Asa recently mentionned a PC World article listing The 25 Worst Tech Products of All Time. Some of these products are just terrible ideas or badly implemented good ideas (unreliable hardware, terrible User Interface...). But for some of the products listed, there may be a trend waiting to be unveiled. Let's have a look at some of them:

  • Ranked #1 is AOL. This is a hard product to start with. First, I'm a former employee of AOL (even though I joined when Netscape was acquired, not by choosing AOL as an employer). AOL has done great things (a large-scale BBS in 1989 was pretty cool, and financially sustaining Mozilla for several years was great), its walled garden approach while the Web was taking off was really a terrible idea. In the case of AOL, the Web was decidedly a disruptive technology, and the company did not adapt to this new model, trying to lure new customers and prevent the existing one to get what they really wanted: the Web.
  • Ranked #2 is RealNetworks RealPlayer, which has plagued my PC (and millions others) for years like a skin disease: once you have it, it's really hard to get rid of it. They have an excuse, though. As they were competing with a product embedded by default in Windows, they had to fight really hard to keep a relationship with the users. They did that so badly that coping with RealPlayer has been a nightmare for me while I still used a PC. I'll quote PCWorld on this: "To be fair, RealNetworks deserves credit for offering a free media player and for hanging in there against Microsoft's relentless onslaught. We appreciate the fact that there's an alternative to Windows Media Player; we just wish it were a better one." Indeed.
  • Sony BMG Music CDs are #5 for their infamous rootkit, which has infected half a million PCs on purpose, just in order to track users and prevent them from doing copies. Everybody wants to listen to music, but not to the point of reducing security of their PC...
  • Internet Explorer 6 is ranked #8. By sacrificing user security in favor of anything (ActiveX, anyone?) that could help "cut Netscape's air supply"), IE6 might be, as PCWorld puts it, "the least secure software on the planet". Having left IE6 without significant improvements over 5 years (other than Pop-up blocking) did not help either. Asa notes that Firefox has been named 'product of the year 2005' by PCWorld :-)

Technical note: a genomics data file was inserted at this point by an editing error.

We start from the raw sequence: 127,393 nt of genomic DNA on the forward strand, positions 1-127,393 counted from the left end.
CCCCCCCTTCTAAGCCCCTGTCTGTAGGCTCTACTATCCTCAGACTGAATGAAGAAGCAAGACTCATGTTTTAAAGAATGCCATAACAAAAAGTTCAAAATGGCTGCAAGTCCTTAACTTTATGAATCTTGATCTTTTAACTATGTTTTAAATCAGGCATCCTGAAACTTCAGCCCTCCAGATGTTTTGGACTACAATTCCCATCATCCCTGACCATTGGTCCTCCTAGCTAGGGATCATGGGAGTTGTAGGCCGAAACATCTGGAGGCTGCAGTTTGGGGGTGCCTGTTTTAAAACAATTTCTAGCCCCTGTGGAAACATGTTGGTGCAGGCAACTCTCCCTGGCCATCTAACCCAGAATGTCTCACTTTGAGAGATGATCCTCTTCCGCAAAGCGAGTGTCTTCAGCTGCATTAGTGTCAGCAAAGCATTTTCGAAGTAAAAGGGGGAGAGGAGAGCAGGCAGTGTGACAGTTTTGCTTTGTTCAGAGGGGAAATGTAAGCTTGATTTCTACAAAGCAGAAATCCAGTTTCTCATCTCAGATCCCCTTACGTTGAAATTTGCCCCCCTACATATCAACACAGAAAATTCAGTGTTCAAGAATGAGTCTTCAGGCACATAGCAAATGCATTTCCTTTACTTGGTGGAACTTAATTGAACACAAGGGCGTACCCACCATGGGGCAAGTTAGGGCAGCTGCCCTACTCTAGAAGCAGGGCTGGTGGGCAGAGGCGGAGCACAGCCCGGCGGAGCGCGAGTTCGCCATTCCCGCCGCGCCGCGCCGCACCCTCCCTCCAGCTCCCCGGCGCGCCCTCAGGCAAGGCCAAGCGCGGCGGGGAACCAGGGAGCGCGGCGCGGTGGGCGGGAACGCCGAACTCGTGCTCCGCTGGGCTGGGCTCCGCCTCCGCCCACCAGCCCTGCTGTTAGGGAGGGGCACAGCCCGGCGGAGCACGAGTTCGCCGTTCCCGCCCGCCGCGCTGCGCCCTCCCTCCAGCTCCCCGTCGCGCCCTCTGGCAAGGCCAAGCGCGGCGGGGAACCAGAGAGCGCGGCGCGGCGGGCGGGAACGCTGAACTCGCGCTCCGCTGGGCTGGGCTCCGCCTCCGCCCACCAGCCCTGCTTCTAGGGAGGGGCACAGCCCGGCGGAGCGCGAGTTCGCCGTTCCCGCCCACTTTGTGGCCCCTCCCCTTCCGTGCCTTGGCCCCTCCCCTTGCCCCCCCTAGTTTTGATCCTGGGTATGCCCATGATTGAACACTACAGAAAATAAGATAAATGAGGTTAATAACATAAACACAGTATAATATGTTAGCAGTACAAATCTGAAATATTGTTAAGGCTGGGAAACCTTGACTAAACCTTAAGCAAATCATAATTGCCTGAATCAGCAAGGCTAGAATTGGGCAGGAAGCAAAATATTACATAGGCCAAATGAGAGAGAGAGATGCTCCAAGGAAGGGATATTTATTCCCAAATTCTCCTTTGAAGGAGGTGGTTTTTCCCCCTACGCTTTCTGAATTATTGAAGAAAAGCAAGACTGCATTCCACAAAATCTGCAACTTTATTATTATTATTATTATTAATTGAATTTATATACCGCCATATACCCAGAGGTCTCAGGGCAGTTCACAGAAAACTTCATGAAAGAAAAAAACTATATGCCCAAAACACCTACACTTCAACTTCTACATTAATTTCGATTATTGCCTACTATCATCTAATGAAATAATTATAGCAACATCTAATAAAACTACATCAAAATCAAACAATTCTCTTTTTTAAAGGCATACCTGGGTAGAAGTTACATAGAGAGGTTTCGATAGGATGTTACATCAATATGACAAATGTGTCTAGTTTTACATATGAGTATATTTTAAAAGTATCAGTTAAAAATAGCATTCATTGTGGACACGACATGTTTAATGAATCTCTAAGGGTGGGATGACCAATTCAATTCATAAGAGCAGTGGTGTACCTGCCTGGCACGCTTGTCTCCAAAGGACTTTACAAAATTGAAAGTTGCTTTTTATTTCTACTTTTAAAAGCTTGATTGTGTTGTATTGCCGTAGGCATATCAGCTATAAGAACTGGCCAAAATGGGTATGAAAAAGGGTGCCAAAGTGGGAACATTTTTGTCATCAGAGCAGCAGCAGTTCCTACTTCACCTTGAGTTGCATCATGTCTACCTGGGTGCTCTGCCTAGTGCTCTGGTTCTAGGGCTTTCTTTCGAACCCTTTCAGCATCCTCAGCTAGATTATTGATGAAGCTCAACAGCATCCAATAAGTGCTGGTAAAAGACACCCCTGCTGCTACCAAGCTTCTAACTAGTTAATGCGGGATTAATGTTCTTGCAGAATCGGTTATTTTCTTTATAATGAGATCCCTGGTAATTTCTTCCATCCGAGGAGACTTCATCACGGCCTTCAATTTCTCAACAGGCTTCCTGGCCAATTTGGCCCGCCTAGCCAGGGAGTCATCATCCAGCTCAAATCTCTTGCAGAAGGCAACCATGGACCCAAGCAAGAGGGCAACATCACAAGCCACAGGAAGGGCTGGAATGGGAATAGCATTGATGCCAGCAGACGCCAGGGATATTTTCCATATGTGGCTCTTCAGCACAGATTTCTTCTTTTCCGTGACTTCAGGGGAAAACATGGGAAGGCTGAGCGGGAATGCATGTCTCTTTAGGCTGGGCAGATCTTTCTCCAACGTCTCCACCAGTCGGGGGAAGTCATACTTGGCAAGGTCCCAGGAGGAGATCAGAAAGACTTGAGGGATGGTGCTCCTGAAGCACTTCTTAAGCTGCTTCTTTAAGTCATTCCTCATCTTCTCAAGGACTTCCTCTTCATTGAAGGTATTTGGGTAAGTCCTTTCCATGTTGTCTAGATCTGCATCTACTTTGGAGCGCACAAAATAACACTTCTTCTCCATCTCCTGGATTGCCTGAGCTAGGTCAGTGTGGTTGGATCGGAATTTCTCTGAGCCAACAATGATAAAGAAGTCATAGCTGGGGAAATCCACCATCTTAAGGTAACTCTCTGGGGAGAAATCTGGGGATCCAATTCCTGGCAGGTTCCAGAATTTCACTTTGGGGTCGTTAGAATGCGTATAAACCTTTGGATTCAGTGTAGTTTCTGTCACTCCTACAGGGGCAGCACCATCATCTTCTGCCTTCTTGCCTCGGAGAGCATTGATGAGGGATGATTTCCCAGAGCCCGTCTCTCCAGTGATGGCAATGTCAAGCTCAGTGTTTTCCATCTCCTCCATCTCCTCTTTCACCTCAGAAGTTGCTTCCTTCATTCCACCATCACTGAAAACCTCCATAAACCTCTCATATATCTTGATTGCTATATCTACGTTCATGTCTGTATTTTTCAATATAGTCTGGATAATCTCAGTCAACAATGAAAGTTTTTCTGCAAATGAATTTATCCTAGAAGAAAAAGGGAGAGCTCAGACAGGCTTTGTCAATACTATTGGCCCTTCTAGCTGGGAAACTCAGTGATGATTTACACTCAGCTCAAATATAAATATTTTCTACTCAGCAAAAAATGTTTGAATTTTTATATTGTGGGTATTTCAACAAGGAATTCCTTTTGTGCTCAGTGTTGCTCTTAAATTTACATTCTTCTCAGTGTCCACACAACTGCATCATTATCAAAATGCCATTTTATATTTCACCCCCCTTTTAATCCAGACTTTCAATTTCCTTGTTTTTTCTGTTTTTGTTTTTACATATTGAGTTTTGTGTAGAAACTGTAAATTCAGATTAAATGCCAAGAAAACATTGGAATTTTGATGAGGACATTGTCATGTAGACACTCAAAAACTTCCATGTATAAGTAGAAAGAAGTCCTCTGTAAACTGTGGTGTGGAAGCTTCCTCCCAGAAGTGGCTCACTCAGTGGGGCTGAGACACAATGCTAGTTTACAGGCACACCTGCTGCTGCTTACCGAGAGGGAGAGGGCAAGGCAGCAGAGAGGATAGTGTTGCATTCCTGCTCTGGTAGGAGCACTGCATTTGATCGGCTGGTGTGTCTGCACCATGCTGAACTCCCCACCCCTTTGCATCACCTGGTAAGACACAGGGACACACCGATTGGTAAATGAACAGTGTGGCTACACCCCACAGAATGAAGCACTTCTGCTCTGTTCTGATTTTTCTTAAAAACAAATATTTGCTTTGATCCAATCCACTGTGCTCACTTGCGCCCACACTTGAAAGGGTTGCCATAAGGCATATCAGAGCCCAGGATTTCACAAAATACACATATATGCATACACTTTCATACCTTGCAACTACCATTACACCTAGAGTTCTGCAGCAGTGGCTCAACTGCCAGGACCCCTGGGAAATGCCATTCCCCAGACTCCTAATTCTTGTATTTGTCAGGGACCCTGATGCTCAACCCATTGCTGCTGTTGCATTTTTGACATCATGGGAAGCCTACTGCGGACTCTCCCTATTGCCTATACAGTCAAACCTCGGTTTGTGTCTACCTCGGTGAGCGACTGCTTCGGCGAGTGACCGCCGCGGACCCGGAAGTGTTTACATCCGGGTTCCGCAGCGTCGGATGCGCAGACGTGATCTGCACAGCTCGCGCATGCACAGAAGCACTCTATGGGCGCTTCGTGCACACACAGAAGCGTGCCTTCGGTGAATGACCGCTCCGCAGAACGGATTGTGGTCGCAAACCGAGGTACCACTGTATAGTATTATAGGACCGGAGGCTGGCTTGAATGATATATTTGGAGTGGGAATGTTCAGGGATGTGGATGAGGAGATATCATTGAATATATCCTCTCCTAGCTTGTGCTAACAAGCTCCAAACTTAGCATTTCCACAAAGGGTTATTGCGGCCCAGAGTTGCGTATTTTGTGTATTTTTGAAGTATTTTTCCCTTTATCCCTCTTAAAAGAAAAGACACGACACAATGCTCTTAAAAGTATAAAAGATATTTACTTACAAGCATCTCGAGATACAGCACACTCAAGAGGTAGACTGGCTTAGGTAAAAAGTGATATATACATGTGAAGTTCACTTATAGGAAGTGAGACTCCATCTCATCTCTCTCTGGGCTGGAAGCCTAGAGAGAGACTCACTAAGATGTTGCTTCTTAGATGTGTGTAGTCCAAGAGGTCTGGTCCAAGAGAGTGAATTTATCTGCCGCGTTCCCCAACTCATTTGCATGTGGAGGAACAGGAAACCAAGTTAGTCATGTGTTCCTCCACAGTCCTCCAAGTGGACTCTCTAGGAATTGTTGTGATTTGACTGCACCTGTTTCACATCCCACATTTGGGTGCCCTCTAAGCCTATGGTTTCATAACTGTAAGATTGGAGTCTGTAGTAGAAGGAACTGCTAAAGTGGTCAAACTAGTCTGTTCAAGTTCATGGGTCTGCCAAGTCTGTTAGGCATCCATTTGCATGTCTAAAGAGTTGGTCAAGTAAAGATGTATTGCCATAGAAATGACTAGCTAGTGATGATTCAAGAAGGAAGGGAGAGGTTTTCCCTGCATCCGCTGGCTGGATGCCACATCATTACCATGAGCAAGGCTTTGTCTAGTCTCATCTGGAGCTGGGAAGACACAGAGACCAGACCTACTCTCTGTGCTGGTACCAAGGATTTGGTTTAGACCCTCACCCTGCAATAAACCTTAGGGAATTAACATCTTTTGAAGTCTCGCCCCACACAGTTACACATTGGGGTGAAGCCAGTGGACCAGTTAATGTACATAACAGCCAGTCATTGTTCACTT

• So-called "Free PCs" are ranked #23. Actually, you thought they were free, but you had to totally give up on your privacy and you had to watch for ads all over the screen. This is pretty close to the upcoming so-called inexpensive PC scam built on Microsoft's FlexGo technology, where you need to pay to use your PC per hour, otherwise it will lock up (I mean on purpose, not because of the infamous BSOD). Of course, as Microsoft mentions it in the FexGo FAQ, "the total cost of a computer bought under the pay-as-you-go computing model is higher than the cost of a computer purchased outright", which may be the most pressing issue for users will very small revenues, which are targeted for such products.

There may be a business lesson in these big failures. What I see here is a list of products that could have been good... if only the companies behind them did not try to have the users do things they did not want to do... a product that does just what it was meant to be.

  • If IE6 was made to be the best browser (that includes protecting the user from attacks) instead of crushing Netscape, it would not have been listed here.
  • If RealPlayer was just trying to be a good media player instead of trying to get attention from the users and prevent as much as it could to be uninstalled, people would just love it. (It's not to be forgotten that Microsoft made anti-economic decisions breaking the player market, forcing RealNetworks to have a crazy behavior, things would be much simpler for everybody).
  • If Sony BMG had left its users make copies of their CDs for their private usage (a copy to be left in the car, another for the MP3 player), they would not have ended in these three class action suits.
  • If AOL had listened to its customers, who wanted choice and openness instead of trying to force-feed them with a walled-garden approach filled with uninteresting content and exclusive-deals with partners, they would be in a much better shape than today.

If there is a lesson here, it may be summed up in a couple of words:

Do the best you can to serve your users. Controlling their experience in favor of bigger profits is a disservice you do to them... and eventually to your shareholders.